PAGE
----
Stretching after Exercise: Does It Do More Harm than Good?

People tend to stretch for a plethora of reasons – it’s good and feels nice, it’s part of a pre-workout activity, or because our muscles seem to be stiff and/or sore, and we think stretching may fix that, if we do it right.

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The latest research shows that all the things we know about stretching are totally wrong and proves that the assumptions many athletes and people going in for sports accept are incorrect. In fact, stretching can do the opposite of what it is advocated for:

  • It doesn’t prevent injuries;
  • It decreases the amount of strength if done before the workout;
  • It doesn’t stop muscle soreness, but on the contrary, it may make your muscles sore.

But before we plunge into our own research and answer the question whether a post-exercise stretching routine is good or bad for a person’s health, let’s see the difference between recovery and flexibility stretch.


Recovery stands for returning what was lost during the training. However, most people allow some additional meaning for recovery after exercise, meaning it will not only return the lost but also enhance the function of the muscles.

The goal of post-exercise stretching is to reduce muscle stiffness and soreness. The velocity of RBC, the blood flow, and capillary region oxygenation were seen to decrease during stretching but immediately after it, the blood flow increases significantly reaching and extending its levels. So despite the effectiveness of static post-workout stretching in reducing the flow, it is quickly elevated afterwards.

What concerns muscle soreness, the results of lots of research showed the positive influence of stretching, though, most of it was of average quality, and its results may not be taken into account.

According to another significant analysis that included over 2,500 people, post-exercise stretching reduced muscle soreness by only 1-4%. Thus, it has either little or no effect at all.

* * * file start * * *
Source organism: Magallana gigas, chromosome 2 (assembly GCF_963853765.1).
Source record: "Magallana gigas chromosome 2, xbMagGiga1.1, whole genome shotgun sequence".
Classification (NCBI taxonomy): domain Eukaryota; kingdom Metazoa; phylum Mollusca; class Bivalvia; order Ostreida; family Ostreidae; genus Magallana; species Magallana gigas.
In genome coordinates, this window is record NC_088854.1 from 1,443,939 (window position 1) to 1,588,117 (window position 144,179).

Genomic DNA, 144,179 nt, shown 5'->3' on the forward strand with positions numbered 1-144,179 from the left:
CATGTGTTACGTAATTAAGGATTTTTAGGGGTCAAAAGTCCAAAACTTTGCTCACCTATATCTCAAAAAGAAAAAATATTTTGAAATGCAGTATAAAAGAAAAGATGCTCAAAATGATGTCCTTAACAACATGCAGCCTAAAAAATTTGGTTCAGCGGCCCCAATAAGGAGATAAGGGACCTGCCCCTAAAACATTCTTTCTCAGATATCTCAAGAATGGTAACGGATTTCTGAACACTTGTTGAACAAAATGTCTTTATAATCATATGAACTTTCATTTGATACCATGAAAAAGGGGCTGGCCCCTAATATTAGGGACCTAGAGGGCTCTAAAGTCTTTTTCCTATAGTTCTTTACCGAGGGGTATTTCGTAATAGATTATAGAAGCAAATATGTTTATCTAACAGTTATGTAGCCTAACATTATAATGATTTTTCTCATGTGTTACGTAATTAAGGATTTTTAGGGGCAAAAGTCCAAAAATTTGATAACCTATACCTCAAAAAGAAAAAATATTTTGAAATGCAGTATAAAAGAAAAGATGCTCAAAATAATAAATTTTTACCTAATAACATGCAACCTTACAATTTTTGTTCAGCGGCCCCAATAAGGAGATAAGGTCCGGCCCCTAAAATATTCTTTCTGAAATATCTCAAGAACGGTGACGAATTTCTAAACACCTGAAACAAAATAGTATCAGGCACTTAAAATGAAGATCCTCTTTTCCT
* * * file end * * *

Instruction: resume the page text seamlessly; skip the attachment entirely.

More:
Most people workout to remodel and lose excess weight. This is where stretching routine may come in handy.

Static stretching after exercise can be effective in increasing, promoting or developing the flexibility in the joints, according to a number of studies. The only disadvantage is the lack of information as to the mechanism of its action.

The main mistake athletes and coaches make after the workout is thinking that stretching will restore the ranges of motion they had before the workout rather than improve their flexibility.

Some research has also suggested that stretching is able to improve stretch tolerance, while its effect on the improvement of tissue extensibility is doubtful.

Another study claimed that in addition to changing the structures of the muscle-tendon, static stretching does a good job in decreasing neural excitability by 16-88%.

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Bottom Line: To Stretch or Not to Stretch?

Everything depends on your workout goals. If you are an athlete who is trying to speed up muscle recovery, increase the levels of strength and decrease the chance of injury prior to your competition, then stretching will only impair your overall well-being and do more harm than you expect.

If you aim at losing weight, improving mood, shaping your body and increasing flexibility, post-exercise stretching will be the perfect ending to your workout that will help remodel your muscles, enhance the blood flow, improve the state of your joints and strengthen the connective tissues.

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